Juncker’s 'Union of democratic change' undermined by corporate pressure on GM crops

Publication - April 20, 2015
MEDIA BRIEFING - The Commission is about to announce a revision of the way EU decisions are made on imports of genetically modified organisms (GMOs). The plan is likely to fall short of a promise by Commission president Jean-Claude Juncker to make the EU system more democratic.

Genetically modified soy bean plantation in Brazil.

Instead, it is expected to pave the way for further approvals of GM crops, even if a majority of national governments, the European Parliament and public opinion are opposed. Based on earlier information, both environmentalists and industry groups have criticised the Commission’s plan, which is expected to be released on 22 April.

Greenpeace EU food policy director Franziska Achterberg said: “Juncker has repeatedly stressed the need to bridge a growing gap between European citizens and EU institutions. He promised to make decisions on GM crops more democratic by requiring the Commission to take into account major opposition to GM crops. It’s important that Juncker stands by his promise and does not sacrifice the interests of Europeans for the sake of a trade agreement with the US.”

Ignoring the majority

Among the ten priorities for his term as Commission president, Juncker committed to make the EU “more democratic”. Part of his plan included “reviewing the laws that oblige the Commission to authorise genetically modified organisms, even when a majority of national governments is against this”.

The review of EU GMO rules was prompted by a vote on 11 February 2014 on the authorisation for cultivation of a maize, known as 1507, that has been genetically modified to release a pesticide. Nineteen EU countries opposed its cultivation in Europe, and only five voted in favour. However, under current rules the Commission can ignore this solid opposition and authorise the GMO.                          

The EU’s GMO approval system

The EU can authorise imports of GM food and feed into the EU, as well as the cultivation of GM crops within the EU’s territory. So far, about 50 GMOs have been approved for import, mostly from the Americas, and only one GM crop can be lawfully grown in the EU, Monsanto’s GM maize, MON810, which is mainly grown in Spain. Nine EU countries have banned the cultivation of MON810. A further 17 GMOs are awaiting final Commission approval for import, and one GM crop – Pioneer’s GM maize 1507 – is awaiting final approval for cultivation.

To obtain an EU authorisation, biotech companies must file an application with the Commission. The European Food Safety Authority (EFSA) then assesses health and environmental risks, before recommending the approval or rejection of the GMO. Armed with a positive EFSA opinion, the Commission pushes for an authorisation. National governments can stop the approval if a “double majority” of at least 55% of votes, comprising at least 15 governments and representing at least 65% of the European population (a so-called qualified majority) opposes the decision.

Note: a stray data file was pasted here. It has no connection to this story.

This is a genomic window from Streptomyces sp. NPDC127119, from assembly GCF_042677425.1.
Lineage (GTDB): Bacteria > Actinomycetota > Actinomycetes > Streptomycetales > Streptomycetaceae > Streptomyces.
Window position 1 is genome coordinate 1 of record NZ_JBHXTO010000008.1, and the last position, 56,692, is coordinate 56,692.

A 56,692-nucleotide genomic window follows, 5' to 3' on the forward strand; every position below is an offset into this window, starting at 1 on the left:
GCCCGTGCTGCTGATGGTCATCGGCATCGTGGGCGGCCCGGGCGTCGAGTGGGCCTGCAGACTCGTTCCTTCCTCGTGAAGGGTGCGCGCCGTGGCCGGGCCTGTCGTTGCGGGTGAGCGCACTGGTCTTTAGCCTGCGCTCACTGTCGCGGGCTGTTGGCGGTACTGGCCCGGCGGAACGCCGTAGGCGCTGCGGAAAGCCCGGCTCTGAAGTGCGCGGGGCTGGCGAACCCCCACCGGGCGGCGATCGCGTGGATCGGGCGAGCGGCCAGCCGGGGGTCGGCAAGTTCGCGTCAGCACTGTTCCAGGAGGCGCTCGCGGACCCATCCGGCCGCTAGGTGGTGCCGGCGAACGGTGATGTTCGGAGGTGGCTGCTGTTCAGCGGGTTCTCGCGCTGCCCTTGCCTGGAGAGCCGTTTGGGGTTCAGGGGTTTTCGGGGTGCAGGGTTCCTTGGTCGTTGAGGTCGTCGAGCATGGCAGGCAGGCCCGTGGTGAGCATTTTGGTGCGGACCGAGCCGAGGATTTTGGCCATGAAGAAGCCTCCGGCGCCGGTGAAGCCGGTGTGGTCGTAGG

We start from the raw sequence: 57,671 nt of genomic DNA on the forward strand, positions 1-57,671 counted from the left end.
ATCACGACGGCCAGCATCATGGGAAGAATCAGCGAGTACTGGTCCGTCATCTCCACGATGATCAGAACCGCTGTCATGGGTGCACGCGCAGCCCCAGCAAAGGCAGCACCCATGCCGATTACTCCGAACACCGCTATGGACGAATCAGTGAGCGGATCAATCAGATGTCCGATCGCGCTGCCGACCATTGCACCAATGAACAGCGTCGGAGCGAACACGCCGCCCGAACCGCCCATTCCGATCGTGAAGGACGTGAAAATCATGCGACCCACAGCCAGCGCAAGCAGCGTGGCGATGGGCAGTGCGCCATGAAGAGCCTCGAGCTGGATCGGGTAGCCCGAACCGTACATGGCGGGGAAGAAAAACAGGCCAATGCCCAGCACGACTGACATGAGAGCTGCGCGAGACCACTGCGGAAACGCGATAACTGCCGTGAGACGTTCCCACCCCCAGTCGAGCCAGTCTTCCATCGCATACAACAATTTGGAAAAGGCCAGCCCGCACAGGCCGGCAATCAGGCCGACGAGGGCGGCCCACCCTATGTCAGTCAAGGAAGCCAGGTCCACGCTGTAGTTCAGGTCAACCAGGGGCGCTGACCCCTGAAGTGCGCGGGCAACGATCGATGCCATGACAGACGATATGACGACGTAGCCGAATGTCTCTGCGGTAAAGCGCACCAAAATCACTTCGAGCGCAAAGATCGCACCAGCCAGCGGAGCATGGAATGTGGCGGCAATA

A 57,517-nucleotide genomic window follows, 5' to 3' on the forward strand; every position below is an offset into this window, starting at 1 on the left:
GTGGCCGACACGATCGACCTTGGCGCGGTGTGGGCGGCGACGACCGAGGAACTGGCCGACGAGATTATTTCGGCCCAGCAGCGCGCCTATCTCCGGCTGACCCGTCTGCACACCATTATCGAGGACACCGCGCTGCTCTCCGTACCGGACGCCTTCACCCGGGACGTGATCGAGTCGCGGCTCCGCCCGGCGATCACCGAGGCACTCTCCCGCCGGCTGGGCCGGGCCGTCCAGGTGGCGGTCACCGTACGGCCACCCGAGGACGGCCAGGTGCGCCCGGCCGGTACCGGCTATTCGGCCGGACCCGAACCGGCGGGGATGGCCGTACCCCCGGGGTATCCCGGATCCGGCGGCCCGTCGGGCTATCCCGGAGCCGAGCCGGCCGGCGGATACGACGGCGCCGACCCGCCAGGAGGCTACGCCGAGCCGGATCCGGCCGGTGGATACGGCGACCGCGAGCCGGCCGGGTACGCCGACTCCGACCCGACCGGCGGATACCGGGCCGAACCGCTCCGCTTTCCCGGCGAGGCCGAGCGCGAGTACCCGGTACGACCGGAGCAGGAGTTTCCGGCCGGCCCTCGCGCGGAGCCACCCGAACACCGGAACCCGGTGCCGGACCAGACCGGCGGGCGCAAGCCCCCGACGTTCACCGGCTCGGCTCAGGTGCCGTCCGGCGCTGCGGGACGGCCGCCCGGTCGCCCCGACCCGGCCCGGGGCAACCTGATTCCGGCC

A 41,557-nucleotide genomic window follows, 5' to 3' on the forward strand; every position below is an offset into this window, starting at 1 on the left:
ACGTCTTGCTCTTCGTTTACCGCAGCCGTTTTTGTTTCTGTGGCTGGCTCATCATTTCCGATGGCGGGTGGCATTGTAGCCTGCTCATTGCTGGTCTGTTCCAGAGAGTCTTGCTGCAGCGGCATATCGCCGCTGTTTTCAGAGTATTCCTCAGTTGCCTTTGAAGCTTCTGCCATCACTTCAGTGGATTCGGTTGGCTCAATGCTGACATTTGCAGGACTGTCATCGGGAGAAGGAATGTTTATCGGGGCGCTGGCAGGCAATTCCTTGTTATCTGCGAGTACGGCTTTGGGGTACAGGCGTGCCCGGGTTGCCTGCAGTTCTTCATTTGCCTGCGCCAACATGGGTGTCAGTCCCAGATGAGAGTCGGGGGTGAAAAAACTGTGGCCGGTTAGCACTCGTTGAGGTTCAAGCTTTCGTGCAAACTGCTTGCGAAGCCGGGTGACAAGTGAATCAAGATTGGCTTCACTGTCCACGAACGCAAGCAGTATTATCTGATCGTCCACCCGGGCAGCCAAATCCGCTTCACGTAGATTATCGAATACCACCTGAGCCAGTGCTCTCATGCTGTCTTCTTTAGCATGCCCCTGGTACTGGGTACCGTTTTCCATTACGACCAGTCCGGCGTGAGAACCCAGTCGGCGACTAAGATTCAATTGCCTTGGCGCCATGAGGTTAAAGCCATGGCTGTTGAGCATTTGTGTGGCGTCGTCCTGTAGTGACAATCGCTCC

Breaking promises

According to the latest intelligence on the review of authorisations for imports of GM food and feed, the Commission is considering a system where countries could opt out of GMO imports that have been authorised at the EU level. This system would be similar to new rules in force for the cultivation of GM crops. It would allow the Commission to continue authorising GMOs even when a majority of national governments, the European Parliament and public opinion oppose authorisation.

In a letter sent on 8 April, environment and food NGOs, and organic farmers, urged Juncker not to break his promise to make EU GMO rules more democratic. They also warned that his plan to grant national governments a theoretical right to opt out of GM crop imports may not hold up to EU common market or international trade rules.

All-round criticism

Pressure is mounting from the biotech industry and the US – particularly in the context of transatlantic trade talks – to increase the number of GMOs authorised in Europe, and to speed up authorisation procedures.

A group of 13 EU industry associations have also been critical of the plan, saying the move would “severely jeopardize the Internal Market for food and feed products” and run counter to the EU’s treaties. The US Biotech Crops Alliance asked for a “commitment to uphold and not fragment the EU's single-market for imported biotech crops” so as to reflect the EU’s goals in the Transatlantic Trade and Investment Partnership talks.

A majority of EU citizens are sceptical about GMOs in food and agriculture. In 2010, more than one million people signed a European petition to ban GMOs until a new independent scientific body is established to assess their safety. Many European governments and the European Parliament have frequently opposed the authorisation of GM crops.


Franziska Achterberg, Greenpeace EU food policy director, mobile +32 (0)498 36 24 03,

Greenpeace EU press desk: +32 (0)2 274 19 11,

For breaking news and comment on EU affairs: www.twitter.com/GreenpeaceEU

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